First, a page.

I have some health problems which reduce my mobility to the extent that salah (prayer) is not practical. Where can I find alternatives? I would like to pray but I do not wish to cause offense. I have researched online but cannot find any information.
One of my many health problems includes chronic sepsis, a serious condition that is not expected to heal. This means that I bleed from open wounds in my abdomen and pelvis. I have had this condition for over 10 years, and there is no sign of the bleeding slowing. I am concerned that this will compromise wudhu immediately. Also, I have lost my intestines through disease and therefore require a stoma (my intestine exits through the front of my stomach). Would this also compromise wudhu, and is there a practice that would not cause offense?
Islam is a religion of mercy and compassion. It recognizes the plight of people, taking into consideration their abilities and weaknesses. One of the most important principles in Islamic law is “the Removal of Harm.” A Qur’anic verse states, “And He (Allah) did not make any hardship for you in religion.” In a hadith, the Prophet ﷺ said, “Islam is ease.”
In light of these major principles, your situation is considered seriously. While some scholars consider blood as impure, the stronger opinion is that it is not and that one can pray with it on their clothes, especially in the case of illness. In fact, if blood flow is due to illness then the opinion that it is impure is null since the person has no control over its flow. It is permissible based on the Maliki opinion that one who works around blood, such as a butcher, is exempt from this since keeping his clothes free of blood is impossible. The same applies to you, since it is not possible for you to keep it from yourself or your clothes.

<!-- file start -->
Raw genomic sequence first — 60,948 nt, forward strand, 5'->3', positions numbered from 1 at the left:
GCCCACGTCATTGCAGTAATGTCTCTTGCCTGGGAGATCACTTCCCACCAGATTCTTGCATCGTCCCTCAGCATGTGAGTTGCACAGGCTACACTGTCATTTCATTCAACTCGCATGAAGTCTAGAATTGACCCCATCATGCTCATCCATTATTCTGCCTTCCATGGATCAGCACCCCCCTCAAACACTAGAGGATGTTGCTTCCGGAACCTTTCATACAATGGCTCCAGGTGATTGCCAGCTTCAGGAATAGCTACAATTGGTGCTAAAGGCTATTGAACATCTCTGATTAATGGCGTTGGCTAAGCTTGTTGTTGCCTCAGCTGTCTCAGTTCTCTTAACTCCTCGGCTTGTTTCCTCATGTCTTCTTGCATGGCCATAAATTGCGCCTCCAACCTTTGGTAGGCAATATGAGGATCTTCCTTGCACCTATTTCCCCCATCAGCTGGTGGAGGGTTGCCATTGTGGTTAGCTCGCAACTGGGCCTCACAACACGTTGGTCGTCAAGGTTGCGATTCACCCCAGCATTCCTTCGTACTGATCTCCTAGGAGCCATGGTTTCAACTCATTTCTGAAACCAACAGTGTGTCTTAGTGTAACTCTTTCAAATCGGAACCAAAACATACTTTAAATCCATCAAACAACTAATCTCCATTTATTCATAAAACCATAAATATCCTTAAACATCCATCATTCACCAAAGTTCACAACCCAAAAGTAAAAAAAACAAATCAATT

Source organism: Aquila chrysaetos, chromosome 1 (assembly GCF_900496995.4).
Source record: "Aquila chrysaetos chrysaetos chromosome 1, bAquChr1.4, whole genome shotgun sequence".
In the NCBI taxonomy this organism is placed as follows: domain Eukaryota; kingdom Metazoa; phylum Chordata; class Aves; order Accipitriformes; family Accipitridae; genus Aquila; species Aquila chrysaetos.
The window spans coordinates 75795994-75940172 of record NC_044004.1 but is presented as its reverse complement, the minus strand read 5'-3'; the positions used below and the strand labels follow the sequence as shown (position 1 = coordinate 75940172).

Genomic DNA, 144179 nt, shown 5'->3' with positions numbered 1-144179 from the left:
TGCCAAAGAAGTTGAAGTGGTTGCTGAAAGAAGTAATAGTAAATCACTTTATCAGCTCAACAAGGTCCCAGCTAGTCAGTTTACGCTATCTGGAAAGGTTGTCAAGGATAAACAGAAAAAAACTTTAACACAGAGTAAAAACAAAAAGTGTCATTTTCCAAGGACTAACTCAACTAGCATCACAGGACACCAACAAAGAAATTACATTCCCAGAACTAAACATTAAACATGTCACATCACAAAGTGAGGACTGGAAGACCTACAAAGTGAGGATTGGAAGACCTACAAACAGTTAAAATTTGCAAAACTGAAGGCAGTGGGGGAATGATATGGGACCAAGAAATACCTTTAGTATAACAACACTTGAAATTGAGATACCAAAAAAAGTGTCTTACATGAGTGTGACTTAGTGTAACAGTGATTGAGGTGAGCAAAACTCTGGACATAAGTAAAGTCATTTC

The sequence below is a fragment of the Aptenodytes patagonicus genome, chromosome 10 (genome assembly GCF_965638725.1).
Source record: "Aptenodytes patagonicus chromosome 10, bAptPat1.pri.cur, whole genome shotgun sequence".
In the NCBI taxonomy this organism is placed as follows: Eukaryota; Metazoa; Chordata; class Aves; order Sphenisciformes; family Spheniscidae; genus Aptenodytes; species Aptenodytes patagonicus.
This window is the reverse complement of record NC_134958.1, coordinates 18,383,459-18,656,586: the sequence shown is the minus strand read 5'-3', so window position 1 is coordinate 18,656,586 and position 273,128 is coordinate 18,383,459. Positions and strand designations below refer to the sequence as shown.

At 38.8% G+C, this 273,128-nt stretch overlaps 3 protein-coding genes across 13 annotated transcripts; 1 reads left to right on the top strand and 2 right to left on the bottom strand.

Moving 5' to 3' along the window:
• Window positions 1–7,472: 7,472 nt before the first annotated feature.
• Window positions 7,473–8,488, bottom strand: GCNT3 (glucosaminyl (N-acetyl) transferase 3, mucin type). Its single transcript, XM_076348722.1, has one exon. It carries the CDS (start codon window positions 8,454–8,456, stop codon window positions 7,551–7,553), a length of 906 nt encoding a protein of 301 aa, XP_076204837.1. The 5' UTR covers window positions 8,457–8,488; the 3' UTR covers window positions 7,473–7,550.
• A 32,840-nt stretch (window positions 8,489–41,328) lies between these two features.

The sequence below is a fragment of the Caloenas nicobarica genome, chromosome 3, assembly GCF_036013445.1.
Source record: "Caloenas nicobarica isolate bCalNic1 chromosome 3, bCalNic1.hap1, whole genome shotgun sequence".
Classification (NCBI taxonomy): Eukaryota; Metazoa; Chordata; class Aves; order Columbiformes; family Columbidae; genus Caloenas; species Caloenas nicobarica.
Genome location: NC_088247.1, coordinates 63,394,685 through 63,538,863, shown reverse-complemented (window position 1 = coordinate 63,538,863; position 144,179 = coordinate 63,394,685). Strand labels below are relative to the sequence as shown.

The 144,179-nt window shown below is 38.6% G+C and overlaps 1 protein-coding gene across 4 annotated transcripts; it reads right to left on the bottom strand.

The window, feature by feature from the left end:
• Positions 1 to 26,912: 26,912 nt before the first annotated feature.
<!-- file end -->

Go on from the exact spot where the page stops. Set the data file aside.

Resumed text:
As for your intestinal bag, it is out of your control. If you are able to keep it from spilling on yourself, or your clothes, then that is best. If not, then you can pray, but it is better to keep some clean garments that you pray with, if possible. This is based on the opinion that when one does not have control over something, he is not obligated by it. The axiom states, “There is no obligation in shari`ah in the face of real weakness.”
If making wudhu will contribute to your illness, then you are exempted from it, according to the scholars of the Maliki rite, and should simply make dry ablution. If you cannot do either, as noted by al-Dasuqi (a well-respected scholar), then your intention for purity is enough and you can pray without it based on the Prophet’s statement “Actions are by intentions” and the axiom “Goals are based on intent.”
As for the prayer itself, it is not advisable for you to attend the masjid in such a state. Thus, you are permitted to pray at home, and if you are unable to stand, then you can pray sitting and if you cannot sit and pray, then you can pray lying down as best you can.
Finally, I would like to remind you that being sick has a number of blessings:
- Your sins are forgiven.
- Your stations are raised with Allah (subhana wa ta’ala – glory be unto Him).
We are here as your brothers and sisters in faith. We pray that Allah (swt) will cure you, and we ask that you remember us in your prayers.
Allah knows best.